• In the direction of Joseph's answer I believe there are a variety of notions of combinatorial curvature, where one is talking about triangulated manifolds, perhaps with some combinatorial analogue of a metric. It would be nice to have a few concrete examples of these. I don't know the literature well-enough myself to give anywhere near a complete answer to that. – Ryan Budney Dec 1 '13 at 13:34
• This may not be what @RyanBudney had in mind, but: Robin Forman defines a notion of combinatorial curvature in his D&CG paper, "Bochner's Method for Cell Complexes and Combinatorial Ricci Curvature" (Springer link). – Joseph O'Rourke Dec 1 '13 at 14:16

in addition to these excellent examples of non-local curvature quantities and their extensions to the non-smooth setting (which I am not sure the OP was anticipating), I might add the 'original' non-local curvature measure: the holonomy.

Also, the OP was not precise about how to interpret the vague term 'space', so it is not at all clear how to answer the question about possible measurements of how 'space curves'. From the context of the question and the given description of the OP's background, I would guess that 'space' is intended to be interpreted as 'Riemannian manifold', in which case the OP is asking some fundamental questions that often aren't explicitly addressed in introductory expositions of Riemannian geometry: First, is the 'Riemann curvature tensor' the whole story in terms of understanding the local geometry of Riemannian manifolds (i.e., in describing how such 'spaces curve')? Second, how did the notion of a 'connection' arise historically, since Riemann didn't use it to define his measure of how 'space curves', and what was the motivation for introducing it? Both these questions frequently occur to beginners in the subject, so it's a bit surprising that they aren't treated a bit more explicitly in introductory books.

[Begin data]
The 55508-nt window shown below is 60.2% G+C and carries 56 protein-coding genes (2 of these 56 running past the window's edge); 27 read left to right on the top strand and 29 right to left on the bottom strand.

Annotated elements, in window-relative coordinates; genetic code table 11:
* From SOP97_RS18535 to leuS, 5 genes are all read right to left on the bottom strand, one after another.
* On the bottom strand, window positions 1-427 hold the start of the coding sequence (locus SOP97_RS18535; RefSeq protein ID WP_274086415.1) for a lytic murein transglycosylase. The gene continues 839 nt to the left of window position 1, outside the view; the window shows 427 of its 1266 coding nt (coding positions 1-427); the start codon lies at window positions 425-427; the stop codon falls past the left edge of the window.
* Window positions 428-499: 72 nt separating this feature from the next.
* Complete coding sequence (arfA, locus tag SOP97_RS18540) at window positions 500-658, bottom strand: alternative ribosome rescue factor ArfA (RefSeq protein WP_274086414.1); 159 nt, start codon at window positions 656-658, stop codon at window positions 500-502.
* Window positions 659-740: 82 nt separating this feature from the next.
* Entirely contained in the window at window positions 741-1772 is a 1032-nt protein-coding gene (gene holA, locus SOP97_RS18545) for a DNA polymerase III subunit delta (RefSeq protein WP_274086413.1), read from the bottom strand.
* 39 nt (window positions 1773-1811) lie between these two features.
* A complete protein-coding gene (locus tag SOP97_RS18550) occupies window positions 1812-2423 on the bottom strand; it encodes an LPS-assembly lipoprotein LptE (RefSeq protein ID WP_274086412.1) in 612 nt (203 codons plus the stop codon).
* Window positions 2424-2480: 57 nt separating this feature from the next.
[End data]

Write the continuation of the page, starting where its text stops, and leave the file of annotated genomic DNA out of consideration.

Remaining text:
For example, consider the following situation: Suppose that, instead of Riemannian geometry on smooth manifolds, we were considering Hermitian geometry on complex manifolds, i.e., our manifolds are complex and we only consider Riemannian metrics that are complex compatible, in the sense that $g(iv) = g(v)$ for all tangent vectors $v$. In this case, the Riemannian curvature tensor of $g$ is not the whole story in (complex) dimensions bigger than $1$; in addition to the Riemann curvature tensor, one must consider the exterior derivative of the canonical $2$-form $\omega_g$ associated to $g$.